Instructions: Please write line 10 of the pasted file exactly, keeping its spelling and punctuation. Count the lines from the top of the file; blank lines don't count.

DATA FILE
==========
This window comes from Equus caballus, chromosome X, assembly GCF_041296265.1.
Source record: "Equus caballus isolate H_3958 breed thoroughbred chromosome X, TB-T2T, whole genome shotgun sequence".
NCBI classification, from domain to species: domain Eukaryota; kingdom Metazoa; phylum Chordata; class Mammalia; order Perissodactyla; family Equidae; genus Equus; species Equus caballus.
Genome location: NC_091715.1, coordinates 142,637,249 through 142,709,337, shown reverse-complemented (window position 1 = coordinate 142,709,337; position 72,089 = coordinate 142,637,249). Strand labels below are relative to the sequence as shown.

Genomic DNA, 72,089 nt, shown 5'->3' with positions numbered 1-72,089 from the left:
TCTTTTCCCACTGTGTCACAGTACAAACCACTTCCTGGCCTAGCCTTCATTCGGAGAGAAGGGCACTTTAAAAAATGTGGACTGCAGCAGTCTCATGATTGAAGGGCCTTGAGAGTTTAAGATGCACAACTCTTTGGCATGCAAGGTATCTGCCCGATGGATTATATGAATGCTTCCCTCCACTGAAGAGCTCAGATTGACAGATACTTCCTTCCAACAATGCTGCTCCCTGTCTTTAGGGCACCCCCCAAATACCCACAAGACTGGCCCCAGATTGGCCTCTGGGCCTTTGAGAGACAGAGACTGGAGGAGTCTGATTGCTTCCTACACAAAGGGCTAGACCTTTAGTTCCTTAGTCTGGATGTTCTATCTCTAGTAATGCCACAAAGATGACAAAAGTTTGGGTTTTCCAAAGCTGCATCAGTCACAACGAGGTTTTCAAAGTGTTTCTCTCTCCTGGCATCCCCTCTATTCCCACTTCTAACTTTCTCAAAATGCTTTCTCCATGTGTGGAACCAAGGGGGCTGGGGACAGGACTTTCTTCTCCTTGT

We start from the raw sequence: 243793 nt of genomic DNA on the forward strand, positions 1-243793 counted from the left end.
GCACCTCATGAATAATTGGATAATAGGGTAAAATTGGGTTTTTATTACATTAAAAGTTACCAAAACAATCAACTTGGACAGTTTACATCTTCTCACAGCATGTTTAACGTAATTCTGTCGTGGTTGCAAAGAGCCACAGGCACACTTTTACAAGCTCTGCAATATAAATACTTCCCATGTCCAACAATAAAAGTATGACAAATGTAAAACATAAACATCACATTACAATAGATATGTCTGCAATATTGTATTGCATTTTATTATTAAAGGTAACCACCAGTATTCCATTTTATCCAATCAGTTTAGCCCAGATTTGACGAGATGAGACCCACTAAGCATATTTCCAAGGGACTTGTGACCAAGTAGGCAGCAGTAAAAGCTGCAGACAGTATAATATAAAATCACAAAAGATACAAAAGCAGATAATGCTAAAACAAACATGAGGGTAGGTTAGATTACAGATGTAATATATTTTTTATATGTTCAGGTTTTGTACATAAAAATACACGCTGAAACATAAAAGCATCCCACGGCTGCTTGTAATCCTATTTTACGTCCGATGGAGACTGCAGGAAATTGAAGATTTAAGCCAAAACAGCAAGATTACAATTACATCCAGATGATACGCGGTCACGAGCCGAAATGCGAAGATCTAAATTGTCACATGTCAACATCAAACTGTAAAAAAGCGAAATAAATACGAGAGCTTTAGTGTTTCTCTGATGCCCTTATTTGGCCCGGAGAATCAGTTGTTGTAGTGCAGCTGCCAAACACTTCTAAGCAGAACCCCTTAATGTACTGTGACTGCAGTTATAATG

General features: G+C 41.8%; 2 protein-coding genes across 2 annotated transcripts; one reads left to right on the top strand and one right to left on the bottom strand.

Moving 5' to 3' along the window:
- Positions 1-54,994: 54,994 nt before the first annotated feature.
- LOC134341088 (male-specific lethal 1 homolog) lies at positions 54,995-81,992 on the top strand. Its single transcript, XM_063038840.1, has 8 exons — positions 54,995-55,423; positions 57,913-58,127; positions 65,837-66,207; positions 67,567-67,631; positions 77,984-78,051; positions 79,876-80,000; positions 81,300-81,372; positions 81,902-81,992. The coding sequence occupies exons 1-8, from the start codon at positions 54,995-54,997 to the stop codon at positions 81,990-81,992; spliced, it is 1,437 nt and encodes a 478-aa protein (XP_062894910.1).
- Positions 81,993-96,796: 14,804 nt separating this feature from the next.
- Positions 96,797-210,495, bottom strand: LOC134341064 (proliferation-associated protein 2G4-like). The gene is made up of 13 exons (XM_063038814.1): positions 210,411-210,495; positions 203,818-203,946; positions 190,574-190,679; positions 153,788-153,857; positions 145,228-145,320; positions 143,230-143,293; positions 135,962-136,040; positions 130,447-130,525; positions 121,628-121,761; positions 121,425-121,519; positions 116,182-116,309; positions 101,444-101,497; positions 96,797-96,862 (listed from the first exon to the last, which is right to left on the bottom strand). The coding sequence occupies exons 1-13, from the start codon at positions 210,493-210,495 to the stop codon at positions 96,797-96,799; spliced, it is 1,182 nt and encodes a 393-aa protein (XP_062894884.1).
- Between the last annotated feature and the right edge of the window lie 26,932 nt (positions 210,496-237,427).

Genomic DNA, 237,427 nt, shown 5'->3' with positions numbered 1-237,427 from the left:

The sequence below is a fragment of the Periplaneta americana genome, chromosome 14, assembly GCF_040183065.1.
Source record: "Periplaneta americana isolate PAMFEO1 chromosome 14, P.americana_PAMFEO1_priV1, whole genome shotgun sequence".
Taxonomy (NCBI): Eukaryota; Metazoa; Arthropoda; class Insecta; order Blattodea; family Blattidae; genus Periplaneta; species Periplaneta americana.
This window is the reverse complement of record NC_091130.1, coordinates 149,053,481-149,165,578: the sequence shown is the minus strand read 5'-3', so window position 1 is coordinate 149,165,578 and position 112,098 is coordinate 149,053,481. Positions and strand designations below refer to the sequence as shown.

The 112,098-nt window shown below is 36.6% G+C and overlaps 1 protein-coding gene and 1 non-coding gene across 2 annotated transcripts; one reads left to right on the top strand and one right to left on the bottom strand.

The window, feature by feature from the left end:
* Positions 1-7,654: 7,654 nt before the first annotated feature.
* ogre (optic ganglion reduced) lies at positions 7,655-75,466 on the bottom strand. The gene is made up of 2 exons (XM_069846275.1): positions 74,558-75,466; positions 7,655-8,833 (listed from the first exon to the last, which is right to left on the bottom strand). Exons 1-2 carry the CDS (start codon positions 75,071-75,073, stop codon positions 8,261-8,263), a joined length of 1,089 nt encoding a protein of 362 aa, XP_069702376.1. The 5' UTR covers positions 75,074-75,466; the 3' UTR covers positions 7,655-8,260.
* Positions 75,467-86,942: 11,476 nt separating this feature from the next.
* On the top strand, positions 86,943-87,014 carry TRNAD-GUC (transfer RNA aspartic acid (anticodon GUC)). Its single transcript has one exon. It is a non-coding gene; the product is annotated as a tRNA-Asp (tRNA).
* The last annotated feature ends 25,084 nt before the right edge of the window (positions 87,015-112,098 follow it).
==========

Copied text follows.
Moving 5' to 3' along the window: